Here's an article dated 7th Feb 2012. What are your thoughts?
Migrant Worker Sit-In Makes Waves in Singapore
(source: http://blogs.wsj.com/searealtime/2012/0 ... singapore/)
Strikes and sit-ins are almost unheard-of in Singapore. So it’s no wonder a sit-in involving foreign construction workers Monday morning is making headlines.
The low-wage migrant workers, who, like the much of the city-state’s construction force are from Bangladesh, gathered in a vacant field near their dormitories Monday in Tampines, a part of east Singapore. They were protesting against their employers, Singapore-based Sunway Concrete Products Pte. Ltd and Techcom Construction & Trading Pte. Ltd. Both companies are contracted by the government Housing Development Board to build homes across the island.
The workers said their employers had not paid their salaries for four months, since November last year, despite repeated requests for payment. Initial investigations carried out by officials from Singapore’s Ministry of Manpower confirmed that they had not been paid.
The workers also took issue with the food they were being served, which they said was inedible though paid from their own salaries, which are between S$2 – 2.50 (US$1.60 – $2) an hour, according to the workers. Neither company returned calls seeking comment.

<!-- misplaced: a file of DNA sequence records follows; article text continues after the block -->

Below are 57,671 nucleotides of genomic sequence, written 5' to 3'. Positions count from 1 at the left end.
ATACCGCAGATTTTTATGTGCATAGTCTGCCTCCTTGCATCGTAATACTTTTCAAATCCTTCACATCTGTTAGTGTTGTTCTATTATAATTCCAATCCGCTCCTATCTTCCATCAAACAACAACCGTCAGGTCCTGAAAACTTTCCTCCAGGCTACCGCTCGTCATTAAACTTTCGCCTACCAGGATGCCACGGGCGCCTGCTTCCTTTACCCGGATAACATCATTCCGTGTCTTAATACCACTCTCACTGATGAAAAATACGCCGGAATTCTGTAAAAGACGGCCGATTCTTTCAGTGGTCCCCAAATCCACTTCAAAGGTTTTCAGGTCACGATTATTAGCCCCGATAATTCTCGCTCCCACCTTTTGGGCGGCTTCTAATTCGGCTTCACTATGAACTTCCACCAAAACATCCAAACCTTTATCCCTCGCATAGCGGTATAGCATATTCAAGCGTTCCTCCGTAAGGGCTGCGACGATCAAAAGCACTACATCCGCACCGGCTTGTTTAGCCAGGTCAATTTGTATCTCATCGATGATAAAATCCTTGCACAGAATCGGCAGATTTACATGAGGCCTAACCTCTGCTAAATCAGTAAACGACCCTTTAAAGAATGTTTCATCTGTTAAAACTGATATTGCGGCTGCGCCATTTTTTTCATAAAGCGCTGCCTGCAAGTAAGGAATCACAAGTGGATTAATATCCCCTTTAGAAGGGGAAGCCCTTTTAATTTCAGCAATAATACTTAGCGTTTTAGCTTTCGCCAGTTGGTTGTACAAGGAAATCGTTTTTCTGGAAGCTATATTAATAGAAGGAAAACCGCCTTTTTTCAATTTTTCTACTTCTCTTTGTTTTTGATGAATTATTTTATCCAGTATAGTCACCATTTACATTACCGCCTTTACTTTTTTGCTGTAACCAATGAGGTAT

Online news website The Online Citizen, which frequently publishes dissenting views to Singapore’s mainstream media, was the first to break news of the strike Monday afternoon. Print media like the Straits Times followed the morning after, focusing on how the strike ended peacefully later in the day, with the headline: “Wage dispute resolved after 200 workers stage protest in Tampines.”
The strike, though small, is the latest blip in Singapore’s usually orderly and well-functioning daily routine, which has seen severe subway breakdowns, top officials charged for corruption and flooding in the main shopping district in the past few months.
Industrial actions are particularly problematic for the city-state, some analysts say, because they undercut its image as a quiet, predictable place to do business, especially compared to places like Indonesia, Vietnam and China, which have faced a series of strikes and sit-ins at factories in recent years. Strikes can also highlight the degree to which Singapore remains reliant – some say too reliant – on cheap imported labor to keep its economy churning, despite complaints from local citizens who feel the foreigners drive wages down, strain local infrastructure and even mar the image of the country.
“The problems that the workers described are not unusual,” said Jolovan Wham, executive director of the Humanitarian Organization for Migrant Economics (HOME), a migrant worker advocacy group. “When you are earning so little and have huge recruitment debts to pay off, every single cent counts,” he said, though noting he had not heard of recurring complaints about the two construction companies.